EPAM Soared, Ball Corp. Sank. Here Are the 5 Best and 5 Worst Performers in the S&P 500 in August.

Constellation Energy is the second-best performer in the S&P 500 in August.


Chip Somodevilla/Getty Images

The dog days of summer haven’t been too kind to the stock market.

While a mid-August rally saw the


S&P 500

surge to its highest point since April 2022, the index has since contracted, losing 3.3% over the course of the month.

Hawkish comments from Federal Reserve Chairman Jerome Powell, as well as a slew of mixed economic indicators, have fueled concerns that the central bank is poised to keep hiking interest rates at a clip in a bid to tame inflation.

The pullback has been more painful for some stocks than for others.

Best Performers



EPAM Systems

(ticker:



EPAM

) was the index’s top performer in August, with shares surging 22.9% after the software development company handily beat second-quarter earnings and sales expectations.



Constellation Energy

(



CEG

) followed close behind, surging 22.3% over the course of the month. Constellation is one of the largest producers of carbon-free energy, and is slated to be a beneficiary of the Democrats’ climate change bill, which was signed into law earlier this month.

Health care services giant



Cardinal Health

(



CAH

) came in third place, gaining 17.4%. The company announced a leadership change when it reported earnings on Aug. 11. A few days later, The Wall Street Journal reported that activist investor Elliott Investment Management had taken a large stake in the company.



Nielsen Holdings

(NLSN) and



AES

(



AES

) gained 16% and 15% over the course of the month, respectively, making them the fourth- and fifth-best performers in the index in August.



Nielsen Holdings

is a global marketing data collection and analytics servicer. The company signed a three-year agreement with



Amazon.com

(AMZN) earlier this month to measure Prime Video’s exclusive NFL Thursday Night Football telecasts.

AES is a renewable energies company. Earlier this month, Barron’s predicted that AES shares should perform well, along with other clean energy stocks, specifically after the signing of the Inflation Reduction Act.

Worst Performers



Ball
Corp.

(BALL) was the S&P 500’s worst performer in August. The company provides metal packaging for beverages like soda, as well as food and other household products. The company reported second-quarter earnings below Wall Street estimates earlier this month, and shares of



Ball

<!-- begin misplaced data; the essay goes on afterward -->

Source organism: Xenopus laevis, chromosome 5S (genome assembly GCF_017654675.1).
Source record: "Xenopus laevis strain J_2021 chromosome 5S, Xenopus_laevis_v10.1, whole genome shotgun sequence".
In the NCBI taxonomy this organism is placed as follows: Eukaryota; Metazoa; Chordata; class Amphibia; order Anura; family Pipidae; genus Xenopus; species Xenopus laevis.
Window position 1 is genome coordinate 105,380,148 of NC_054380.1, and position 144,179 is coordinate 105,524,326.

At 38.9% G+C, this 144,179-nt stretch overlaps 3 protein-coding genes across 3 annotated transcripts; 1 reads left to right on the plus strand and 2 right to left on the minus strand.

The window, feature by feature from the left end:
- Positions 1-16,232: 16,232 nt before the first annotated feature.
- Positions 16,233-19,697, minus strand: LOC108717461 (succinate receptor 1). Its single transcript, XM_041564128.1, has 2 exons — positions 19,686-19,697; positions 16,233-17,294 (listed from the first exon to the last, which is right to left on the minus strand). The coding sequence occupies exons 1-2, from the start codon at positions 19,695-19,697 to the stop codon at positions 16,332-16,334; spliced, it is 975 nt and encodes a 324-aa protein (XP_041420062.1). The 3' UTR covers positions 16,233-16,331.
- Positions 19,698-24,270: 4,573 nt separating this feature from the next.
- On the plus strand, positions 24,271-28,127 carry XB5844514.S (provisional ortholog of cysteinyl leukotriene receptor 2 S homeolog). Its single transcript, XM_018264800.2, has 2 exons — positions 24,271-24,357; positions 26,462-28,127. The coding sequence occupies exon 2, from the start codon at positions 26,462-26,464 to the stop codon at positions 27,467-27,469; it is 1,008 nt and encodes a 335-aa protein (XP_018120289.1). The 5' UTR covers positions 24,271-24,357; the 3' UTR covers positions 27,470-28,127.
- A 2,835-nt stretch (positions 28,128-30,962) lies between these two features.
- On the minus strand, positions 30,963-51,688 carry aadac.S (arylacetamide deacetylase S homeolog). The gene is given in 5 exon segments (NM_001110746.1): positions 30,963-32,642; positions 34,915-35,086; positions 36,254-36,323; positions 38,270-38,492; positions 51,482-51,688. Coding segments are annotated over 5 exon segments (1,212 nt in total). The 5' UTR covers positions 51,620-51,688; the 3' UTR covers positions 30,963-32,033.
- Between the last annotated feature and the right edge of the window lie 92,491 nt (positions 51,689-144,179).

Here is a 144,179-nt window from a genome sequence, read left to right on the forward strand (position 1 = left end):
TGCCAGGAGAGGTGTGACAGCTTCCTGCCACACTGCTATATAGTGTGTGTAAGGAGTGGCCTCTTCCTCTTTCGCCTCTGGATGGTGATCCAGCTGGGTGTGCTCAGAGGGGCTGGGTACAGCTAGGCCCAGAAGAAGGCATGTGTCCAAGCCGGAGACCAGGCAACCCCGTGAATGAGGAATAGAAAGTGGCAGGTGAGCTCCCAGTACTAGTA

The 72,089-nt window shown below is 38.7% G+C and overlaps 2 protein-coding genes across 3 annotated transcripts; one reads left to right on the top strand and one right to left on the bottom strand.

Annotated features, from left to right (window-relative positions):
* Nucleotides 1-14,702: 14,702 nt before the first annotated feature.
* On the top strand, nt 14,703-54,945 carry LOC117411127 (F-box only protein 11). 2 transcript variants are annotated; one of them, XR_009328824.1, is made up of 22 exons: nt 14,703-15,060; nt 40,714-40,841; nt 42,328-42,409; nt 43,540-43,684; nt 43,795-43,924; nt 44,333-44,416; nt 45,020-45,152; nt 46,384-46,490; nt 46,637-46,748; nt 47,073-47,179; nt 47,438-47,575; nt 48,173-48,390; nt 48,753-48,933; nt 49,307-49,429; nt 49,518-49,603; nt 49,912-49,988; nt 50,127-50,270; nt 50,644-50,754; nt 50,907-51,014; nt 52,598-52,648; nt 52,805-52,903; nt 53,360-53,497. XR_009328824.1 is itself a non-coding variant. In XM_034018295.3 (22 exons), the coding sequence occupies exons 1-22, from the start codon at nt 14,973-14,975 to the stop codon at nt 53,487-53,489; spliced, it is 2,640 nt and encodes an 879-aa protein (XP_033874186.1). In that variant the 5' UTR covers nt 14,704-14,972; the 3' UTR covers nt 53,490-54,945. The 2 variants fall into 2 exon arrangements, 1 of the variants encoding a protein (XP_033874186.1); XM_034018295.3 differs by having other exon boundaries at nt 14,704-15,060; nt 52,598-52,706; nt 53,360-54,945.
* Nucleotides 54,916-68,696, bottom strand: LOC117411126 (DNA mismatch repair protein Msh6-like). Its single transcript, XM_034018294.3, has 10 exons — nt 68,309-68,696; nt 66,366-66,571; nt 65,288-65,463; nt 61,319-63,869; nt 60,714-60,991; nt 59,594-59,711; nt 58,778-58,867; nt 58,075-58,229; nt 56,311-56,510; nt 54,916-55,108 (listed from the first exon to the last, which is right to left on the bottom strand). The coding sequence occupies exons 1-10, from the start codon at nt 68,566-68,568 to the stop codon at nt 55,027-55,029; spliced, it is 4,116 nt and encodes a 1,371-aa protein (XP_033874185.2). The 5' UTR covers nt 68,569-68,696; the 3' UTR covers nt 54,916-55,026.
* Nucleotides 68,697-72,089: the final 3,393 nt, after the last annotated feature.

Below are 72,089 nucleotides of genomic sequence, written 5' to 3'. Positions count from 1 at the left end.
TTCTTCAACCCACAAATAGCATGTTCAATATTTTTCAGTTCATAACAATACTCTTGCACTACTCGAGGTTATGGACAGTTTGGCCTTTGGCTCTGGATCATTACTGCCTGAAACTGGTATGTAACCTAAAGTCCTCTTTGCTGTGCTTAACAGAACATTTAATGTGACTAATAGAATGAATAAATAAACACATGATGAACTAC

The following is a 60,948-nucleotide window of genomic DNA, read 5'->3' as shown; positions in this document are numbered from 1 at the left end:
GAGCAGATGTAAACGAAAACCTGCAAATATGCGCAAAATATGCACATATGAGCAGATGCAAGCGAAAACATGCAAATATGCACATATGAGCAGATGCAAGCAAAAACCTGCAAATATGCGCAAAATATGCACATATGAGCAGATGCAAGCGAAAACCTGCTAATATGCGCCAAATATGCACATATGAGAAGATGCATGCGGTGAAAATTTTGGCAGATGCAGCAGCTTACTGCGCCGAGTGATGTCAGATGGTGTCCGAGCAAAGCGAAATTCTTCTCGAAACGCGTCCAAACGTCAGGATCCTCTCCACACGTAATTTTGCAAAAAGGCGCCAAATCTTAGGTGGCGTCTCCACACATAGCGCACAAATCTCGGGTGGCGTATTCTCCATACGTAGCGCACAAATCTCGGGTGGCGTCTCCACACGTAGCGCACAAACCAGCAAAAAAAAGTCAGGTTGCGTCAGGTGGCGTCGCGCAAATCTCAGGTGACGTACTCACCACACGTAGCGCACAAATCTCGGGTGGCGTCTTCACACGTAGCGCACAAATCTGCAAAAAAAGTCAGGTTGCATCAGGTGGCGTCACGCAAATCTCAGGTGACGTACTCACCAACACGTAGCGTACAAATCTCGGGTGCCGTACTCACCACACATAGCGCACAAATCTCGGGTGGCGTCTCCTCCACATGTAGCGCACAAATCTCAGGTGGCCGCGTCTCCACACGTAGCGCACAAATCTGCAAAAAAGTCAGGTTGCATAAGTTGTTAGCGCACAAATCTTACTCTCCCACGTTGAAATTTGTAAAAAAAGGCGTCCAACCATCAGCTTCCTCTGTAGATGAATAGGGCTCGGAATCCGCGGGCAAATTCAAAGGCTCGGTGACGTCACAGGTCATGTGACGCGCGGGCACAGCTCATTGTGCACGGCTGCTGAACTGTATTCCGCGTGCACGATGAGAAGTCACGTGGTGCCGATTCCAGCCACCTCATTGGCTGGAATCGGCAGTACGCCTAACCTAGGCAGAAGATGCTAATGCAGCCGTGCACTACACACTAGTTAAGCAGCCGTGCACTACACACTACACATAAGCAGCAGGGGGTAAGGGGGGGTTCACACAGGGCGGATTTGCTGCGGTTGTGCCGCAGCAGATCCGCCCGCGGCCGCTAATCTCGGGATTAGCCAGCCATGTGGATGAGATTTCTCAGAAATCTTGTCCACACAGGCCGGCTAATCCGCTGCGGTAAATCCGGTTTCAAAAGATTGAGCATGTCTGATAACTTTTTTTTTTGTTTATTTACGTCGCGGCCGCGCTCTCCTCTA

have fallen 22.5% in August.



SolarEdge Technologies

(SEDG) dropped 22.4% in August, making it the second-worst performer in the S&P 500 this month. The company, which makes solar-power panels and inverters, posted earnings and revenue for its second quarter below Wall Street estimates this month.



DXC Technology

(DXC) was the third-worst performer in the S&P 500 in August as the stock fell 22.1%. The information technology consulting company posted earnings below analysts’ expectations for its fiscal first quarter early this month and guided for full-year earnings that were below Wall Street expectations.



Match Group

(MTCH) is a dating app provider that owns platforms such as Tinder and Hinge. Shares of Match fell sharply after the company provided disappointing revenue guidance and said it was reducing its hiring plans for 2022. The stock has fallen 21.3% this month, making it the S&P 500’s fourth-worst performer in August and proving that online dating has not fully gone back to pre-pandemic levels.



Catalent

(CTLT) shares have fallen 20.3% in August, making it the fifth-worst performing stock in the index. The medical technology and development company guided for slower revenue growth in fiscal 2023 than Wall Street expected.

What’s Next?

Now traders will move into the historically worst month for markets: September. With concerns over Powell’s hawkish stance on interest rates and high inflation continuing to pinch consumers pockets and businesses costs, stocks could have a particularly bad month ahead.

Write to Sabrina Escobar at sabrina.escobar@barrons.com and Angela Palumbo at angela.palumbo@dowjones.com

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